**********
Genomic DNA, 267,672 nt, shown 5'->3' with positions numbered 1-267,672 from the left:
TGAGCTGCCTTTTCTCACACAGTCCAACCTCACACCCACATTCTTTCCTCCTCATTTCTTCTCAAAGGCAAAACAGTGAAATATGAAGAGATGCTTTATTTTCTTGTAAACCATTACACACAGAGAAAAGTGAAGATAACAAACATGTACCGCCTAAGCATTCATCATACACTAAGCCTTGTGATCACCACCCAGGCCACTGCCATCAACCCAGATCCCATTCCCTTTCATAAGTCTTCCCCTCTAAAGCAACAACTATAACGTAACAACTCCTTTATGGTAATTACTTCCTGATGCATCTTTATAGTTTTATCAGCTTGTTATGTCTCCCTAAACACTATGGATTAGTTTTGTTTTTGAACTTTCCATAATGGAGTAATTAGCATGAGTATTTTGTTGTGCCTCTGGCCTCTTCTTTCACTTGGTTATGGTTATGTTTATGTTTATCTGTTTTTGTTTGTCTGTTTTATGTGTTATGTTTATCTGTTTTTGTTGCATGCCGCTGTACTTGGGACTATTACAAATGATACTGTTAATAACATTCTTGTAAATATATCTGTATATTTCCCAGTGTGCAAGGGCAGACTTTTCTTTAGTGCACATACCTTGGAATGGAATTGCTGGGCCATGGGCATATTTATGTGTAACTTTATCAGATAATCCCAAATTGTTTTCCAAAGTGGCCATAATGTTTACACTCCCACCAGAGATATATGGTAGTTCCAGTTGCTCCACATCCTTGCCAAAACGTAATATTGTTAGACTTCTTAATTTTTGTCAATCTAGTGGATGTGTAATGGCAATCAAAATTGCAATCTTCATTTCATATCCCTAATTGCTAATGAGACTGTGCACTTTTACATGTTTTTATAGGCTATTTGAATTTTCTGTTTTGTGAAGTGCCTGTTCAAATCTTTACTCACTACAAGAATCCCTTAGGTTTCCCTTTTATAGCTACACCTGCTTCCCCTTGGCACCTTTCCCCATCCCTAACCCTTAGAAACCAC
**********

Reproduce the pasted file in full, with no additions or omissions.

Genomic DNA, 267,672 nt, shown 5'->3' with positions numbered 1-267,672 from the left:
TGAGCTGCCTTTTCTCACACAGTCCAACCTCACACCCACATTCTTTCCTCCTCATTTCTTCTCAAAGGCAAAACAGTGAAATATGAAGAGATGCTTTATTTTCTTGTAAACCATTACACACAGAGAAAAGTGAAGATAACAAACATGTACCGCCTAAGCATTCATCATACACTAAGCCTTGTGATCACCACCCAGGCCACTGCCATCAACCCAGATCCCATTCCCTTTCATAAGTCTTCCCCTCTAAAGCAACAACTATAACGTAACAACTCCTTTATGGTAATTACTTCCTGATGCATCTTTATAGTTTTATCAGCTTGTTATGTCTCCCTAAACACTATGGATTAGTTTTGTTTTTGAACTTTCCATAATGGAGTAATTAGCATGAGTATTTTGTTGTGCCTCTGGCCTCTTCTTTCACTTGGTTATGGTTATGTTTATGTTTATCTGTTTTTGTTTGTCTGTTTTATGTGTTATGTTTATCTGTTTTTGTTGCATGCCGCTGTACTTGGGACTATTACAAATGATACTGTTAATAACATTCTTGTAAATATATCTGTATATTTCCCAGTGTGCAAGGGCAGACTTTTCTTTAGTGCACATACCTTGGAATGGAATTGCTGGGCCATGGGCATATTTATGTGTAACTTTATCAGATAATCCCAAATTGTTTTCCAAAGTGGCCATAATGTTTACACTCCCACCAGAGATATATGGTAGTTCCAGTTGCTCCACATCCTTGCCAAAACGTAATATTGTTAGACTTCTTAATTTTTGTCAATCTAGTGGATGTGTAATGGCAATCAAAATTGCAATCTTCATTTCATATCCCTAATTGCTAATGAGACTGTGCACTTTTACATGTTTTTATAGGCTATTTGAATTTTCTGTTTTGTGAAGTGCCTGTTCAAATCTTTACTCACTACAAGAATCCCTTAGGTTTCCCTTTTATAGCTACACCTGCTTCCCCTTGGCACCTTTCCCCATCCCTAACCCTTAGAAACCAC